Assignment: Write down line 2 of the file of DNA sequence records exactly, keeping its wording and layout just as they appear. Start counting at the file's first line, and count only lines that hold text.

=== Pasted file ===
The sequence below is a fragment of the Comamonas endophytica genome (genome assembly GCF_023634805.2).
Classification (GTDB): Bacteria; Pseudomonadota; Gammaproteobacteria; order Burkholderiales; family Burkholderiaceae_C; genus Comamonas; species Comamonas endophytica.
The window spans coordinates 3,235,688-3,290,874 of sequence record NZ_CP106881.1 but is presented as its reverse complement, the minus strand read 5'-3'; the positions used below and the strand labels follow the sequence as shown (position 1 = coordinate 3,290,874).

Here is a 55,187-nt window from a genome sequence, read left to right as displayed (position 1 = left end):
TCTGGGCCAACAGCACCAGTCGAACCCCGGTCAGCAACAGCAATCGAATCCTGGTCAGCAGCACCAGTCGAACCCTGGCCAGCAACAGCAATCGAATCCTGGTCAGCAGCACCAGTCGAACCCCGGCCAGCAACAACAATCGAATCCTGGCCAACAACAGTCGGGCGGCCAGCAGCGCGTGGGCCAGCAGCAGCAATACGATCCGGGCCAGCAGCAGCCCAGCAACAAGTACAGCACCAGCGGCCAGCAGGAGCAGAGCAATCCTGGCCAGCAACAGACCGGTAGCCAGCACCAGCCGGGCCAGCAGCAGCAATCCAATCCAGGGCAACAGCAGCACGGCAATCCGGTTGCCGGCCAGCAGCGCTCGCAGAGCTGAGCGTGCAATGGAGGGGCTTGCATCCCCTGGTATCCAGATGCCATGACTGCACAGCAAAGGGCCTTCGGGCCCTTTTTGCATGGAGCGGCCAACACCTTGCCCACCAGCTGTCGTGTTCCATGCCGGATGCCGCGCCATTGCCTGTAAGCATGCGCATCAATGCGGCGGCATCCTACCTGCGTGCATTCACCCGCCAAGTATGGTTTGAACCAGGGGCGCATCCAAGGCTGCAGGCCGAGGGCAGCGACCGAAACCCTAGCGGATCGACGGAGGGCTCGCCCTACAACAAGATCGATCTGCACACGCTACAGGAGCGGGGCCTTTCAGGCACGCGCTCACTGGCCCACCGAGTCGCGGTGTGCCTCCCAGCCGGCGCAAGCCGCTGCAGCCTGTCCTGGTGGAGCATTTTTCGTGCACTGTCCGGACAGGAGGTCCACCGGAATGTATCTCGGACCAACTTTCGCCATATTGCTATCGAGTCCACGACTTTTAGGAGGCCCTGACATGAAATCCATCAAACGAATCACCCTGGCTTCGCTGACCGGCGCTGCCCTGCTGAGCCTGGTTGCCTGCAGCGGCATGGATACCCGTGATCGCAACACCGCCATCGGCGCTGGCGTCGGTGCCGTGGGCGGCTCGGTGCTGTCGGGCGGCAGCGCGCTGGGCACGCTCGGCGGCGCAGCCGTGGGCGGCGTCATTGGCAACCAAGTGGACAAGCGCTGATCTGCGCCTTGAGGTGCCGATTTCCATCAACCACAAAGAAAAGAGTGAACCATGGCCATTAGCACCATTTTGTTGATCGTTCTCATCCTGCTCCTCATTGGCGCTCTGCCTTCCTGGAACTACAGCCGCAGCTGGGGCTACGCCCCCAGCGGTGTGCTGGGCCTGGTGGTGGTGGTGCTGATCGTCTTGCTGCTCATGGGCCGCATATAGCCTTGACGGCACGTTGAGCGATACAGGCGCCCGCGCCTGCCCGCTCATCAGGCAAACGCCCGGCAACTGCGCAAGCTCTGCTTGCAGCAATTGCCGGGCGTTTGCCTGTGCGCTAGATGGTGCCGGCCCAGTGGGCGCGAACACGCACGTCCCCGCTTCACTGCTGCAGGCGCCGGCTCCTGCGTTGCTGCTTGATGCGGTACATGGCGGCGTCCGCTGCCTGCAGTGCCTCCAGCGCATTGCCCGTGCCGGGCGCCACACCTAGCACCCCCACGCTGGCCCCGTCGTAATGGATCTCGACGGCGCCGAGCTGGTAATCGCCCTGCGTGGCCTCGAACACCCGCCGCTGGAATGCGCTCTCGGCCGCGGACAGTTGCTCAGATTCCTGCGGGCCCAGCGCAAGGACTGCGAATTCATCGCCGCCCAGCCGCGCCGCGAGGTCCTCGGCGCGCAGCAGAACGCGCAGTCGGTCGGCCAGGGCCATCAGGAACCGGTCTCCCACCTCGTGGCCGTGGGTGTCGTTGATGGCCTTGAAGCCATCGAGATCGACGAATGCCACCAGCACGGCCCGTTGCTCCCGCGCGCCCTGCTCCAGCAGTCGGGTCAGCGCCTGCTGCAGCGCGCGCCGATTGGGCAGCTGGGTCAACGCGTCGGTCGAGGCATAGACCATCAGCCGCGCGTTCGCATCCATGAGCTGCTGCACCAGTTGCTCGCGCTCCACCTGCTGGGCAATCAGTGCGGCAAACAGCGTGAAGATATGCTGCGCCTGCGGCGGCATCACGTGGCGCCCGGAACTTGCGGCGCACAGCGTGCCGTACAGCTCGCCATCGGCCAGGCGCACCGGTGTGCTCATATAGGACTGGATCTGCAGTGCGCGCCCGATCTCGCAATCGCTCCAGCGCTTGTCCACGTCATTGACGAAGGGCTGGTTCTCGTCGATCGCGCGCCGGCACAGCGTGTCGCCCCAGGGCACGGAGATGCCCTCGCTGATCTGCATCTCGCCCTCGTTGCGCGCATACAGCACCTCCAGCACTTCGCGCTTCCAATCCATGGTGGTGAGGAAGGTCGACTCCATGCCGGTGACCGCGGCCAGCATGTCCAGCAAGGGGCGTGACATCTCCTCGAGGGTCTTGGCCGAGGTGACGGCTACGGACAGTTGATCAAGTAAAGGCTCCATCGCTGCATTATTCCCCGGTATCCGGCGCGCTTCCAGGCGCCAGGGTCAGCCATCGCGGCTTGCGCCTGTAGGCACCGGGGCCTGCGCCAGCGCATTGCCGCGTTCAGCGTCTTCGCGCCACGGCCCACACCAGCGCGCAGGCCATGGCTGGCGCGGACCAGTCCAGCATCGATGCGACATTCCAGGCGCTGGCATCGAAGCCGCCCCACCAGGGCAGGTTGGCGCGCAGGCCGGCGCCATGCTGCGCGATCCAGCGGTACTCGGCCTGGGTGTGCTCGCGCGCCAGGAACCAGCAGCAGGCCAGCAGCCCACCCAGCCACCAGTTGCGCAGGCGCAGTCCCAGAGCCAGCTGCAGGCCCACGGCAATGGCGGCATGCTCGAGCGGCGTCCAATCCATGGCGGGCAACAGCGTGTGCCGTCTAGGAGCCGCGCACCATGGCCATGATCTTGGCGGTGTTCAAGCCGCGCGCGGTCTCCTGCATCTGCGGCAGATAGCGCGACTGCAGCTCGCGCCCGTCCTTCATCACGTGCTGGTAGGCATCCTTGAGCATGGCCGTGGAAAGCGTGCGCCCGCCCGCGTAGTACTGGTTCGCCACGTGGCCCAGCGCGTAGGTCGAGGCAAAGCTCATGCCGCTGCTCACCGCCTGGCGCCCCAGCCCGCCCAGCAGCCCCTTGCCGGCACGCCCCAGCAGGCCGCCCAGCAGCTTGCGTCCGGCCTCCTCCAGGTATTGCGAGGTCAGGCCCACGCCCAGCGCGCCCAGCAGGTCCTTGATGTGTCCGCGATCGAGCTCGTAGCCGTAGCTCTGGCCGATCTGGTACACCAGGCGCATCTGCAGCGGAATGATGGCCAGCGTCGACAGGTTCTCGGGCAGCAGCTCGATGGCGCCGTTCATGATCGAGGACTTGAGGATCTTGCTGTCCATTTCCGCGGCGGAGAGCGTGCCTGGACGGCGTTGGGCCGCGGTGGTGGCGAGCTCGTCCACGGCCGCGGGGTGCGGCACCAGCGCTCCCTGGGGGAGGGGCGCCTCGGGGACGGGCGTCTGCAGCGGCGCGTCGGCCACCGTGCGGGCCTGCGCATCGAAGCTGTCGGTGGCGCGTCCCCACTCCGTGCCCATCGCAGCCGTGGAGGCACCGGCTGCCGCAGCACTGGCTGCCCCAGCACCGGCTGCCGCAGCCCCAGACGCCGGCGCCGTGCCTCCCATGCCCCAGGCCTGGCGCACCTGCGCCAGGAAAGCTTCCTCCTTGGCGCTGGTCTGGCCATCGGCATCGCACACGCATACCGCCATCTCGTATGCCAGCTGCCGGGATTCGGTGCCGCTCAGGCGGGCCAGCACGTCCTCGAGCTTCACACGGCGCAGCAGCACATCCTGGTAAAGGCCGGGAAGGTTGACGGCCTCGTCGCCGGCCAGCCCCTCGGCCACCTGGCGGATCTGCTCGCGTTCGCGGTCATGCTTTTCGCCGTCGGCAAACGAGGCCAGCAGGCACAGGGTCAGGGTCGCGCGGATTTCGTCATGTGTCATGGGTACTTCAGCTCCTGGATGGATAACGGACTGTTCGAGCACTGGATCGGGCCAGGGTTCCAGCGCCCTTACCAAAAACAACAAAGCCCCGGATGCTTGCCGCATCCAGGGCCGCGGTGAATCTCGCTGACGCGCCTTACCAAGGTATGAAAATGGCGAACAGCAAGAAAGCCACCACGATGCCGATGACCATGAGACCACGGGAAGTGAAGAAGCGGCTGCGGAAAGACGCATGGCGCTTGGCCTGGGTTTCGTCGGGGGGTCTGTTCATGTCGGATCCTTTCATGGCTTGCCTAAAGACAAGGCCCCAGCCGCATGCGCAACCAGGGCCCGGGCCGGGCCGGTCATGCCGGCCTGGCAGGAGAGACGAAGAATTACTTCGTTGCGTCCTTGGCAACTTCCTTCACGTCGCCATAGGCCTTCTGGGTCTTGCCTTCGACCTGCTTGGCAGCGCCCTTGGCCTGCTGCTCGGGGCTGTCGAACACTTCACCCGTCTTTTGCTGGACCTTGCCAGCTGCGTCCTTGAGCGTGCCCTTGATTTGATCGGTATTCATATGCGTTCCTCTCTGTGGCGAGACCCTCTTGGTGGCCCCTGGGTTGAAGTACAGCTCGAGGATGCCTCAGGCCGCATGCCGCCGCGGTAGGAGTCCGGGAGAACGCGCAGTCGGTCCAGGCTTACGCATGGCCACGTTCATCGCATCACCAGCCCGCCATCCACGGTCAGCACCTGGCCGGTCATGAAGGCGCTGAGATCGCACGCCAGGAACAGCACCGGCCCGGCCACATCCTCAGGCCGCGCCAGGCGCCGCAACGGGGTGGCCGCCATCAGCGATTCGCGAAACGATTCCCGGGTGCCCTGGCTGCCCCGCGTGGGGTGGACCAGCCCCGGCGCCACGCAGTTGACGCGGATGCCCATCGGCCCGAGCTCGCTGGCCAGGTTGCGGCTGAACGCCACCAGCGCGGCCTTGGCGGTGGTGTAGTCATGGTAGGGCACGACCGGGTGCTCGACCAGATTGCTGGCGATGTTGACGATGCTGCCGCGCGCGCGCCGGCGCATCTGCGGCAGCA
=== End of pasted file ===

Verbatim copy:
Classification (GTDB): Bacteria; Pseudomonadota; Gammaproteobacteria; order Burkholderiales; family Burkholderiaceae_C; genus Comamonas; species Comamonas endophytica.